In February 2009, authorities in the state of Rio Grande do Sul, Brazil, prompted the closure of seven schools for the landless, claiming that they are being used by the MST to “develop a revolutionary ideology”, “defend socialism,” and “support intolerance”.
Leading up to this, “Gilberto Thums, a member of the Superior Council at the ministry in the state of Rio Grande do Sul responsible for education simultaneously attacked both the WSF and the landless movement MST. In a statement in the journal Expansão, he described the WSF as a meeting place for ‘terrorists and marginals’. A year or so earlier, in December 2007, Thums was behind a plan where a group of prosecutors would put MST on trial with the aim to ‘dissolve MST and declare it as illegal’,” explains a recent statement.
“The MST in Rio Grande do Sul was a pioneer twelve years ago in implementing a Brazilian law that supported schools in the countryside, and has become a model for the rest of the country. UNICEF Brazil have awarded the educational work which has developed due to MST as a model for education among children in vulnerable socio-economic conditions. The teacher’s union in Rio Grande do Sul has also awarded a prize to these schools. Almost 200,000 pupils attend the schools in the MST encampments and settlements. Slightly more than half of the schools are run on public money, and the rest voluntarily by MST,” the statement continues.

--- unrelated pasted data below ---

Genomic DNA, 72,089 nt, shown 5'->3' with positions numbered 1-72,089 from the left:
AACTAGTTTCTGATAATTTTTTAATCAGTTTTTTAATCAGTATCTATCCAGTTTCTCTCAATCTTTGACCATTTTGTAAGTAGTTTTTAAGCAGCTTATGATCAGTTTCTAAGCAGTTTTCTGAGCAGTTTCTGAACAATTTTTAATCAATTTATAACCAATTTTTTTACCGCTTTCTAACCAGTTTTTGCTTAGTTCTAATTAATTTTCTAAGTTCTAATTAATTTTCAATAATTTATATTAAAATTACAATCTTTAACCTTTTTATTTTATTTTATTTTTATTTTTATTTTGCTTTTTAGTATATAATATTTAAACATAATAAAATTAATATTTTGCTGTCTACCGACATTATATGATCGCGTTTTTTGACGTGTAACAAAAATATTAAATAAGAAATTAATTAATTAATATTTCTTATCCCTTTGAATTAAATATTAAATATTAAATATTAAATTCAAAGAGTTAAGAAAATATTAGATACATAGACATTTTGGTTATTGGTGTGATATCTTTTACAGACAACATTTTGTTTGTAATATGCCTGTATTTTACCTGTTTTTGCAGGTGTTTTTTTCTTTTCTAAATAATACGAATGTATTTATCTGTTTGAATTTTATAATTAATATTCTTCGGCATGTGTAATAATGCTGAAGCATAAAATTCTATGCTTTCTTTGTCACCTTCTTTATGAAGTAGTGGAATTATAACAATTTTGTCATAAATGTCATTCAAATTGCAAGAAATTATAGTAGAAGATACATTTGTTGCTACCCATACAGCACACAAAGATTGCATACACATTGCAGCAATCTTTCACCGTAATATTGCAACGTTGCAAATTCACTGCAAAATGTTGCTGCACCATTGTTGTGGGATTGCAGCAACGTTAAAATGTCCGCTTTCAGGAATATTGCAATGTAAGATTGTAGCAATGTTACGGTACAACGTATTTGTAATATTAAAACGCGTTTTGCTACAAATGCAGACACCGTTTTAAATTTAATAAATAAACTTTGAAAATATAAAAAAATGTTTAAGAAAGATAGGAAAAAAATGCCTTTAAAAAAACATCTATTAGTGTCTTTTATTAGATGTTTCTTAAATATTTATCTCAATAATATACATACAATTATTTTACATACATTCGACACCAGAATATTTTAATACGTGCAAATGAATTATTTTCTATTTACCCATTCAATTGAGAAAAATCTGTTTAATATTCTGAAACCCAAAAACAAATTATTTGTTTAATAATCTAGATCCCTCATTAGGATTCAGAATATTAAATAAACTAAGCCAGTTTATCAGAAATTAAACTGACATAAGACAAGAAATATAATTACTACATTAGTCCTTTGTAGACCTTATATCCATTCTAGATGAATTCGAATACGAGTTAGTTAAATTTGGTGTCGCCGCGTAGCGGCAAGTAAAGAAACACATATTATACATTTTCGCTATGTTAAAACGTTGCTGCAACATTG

“MST is not only struggling for implementing agrarian reform and education in the countryside but is also engaged in work of importance to the survival of the planet. The 1.5 million participants in the movement are aiming at ecological agriculture. This work of theirs is a direct threat to transnational companies who wish to make profit from gene-manipulated plants and monoculture plantations for the cellulose and agrofuel industries.”
For instance, there is the Finnish-Swedish transnational company Stora Enso, one of the MST’s main opponents.
“To strengthen its political influence, Stora Enso has given financial support in the election to those political forces that are now trying to stop the landless movement and to make it impossible for MST to continue its struggle for agrarian reform. Governor Yeda, who has been directly supported by Stora Enso, has now declared – immediately after closing the schools of the landless – that everything should be done to help Stora Enso forest industry to get established in the state – ‘that is the road to development and we will not abdicate from that'”.
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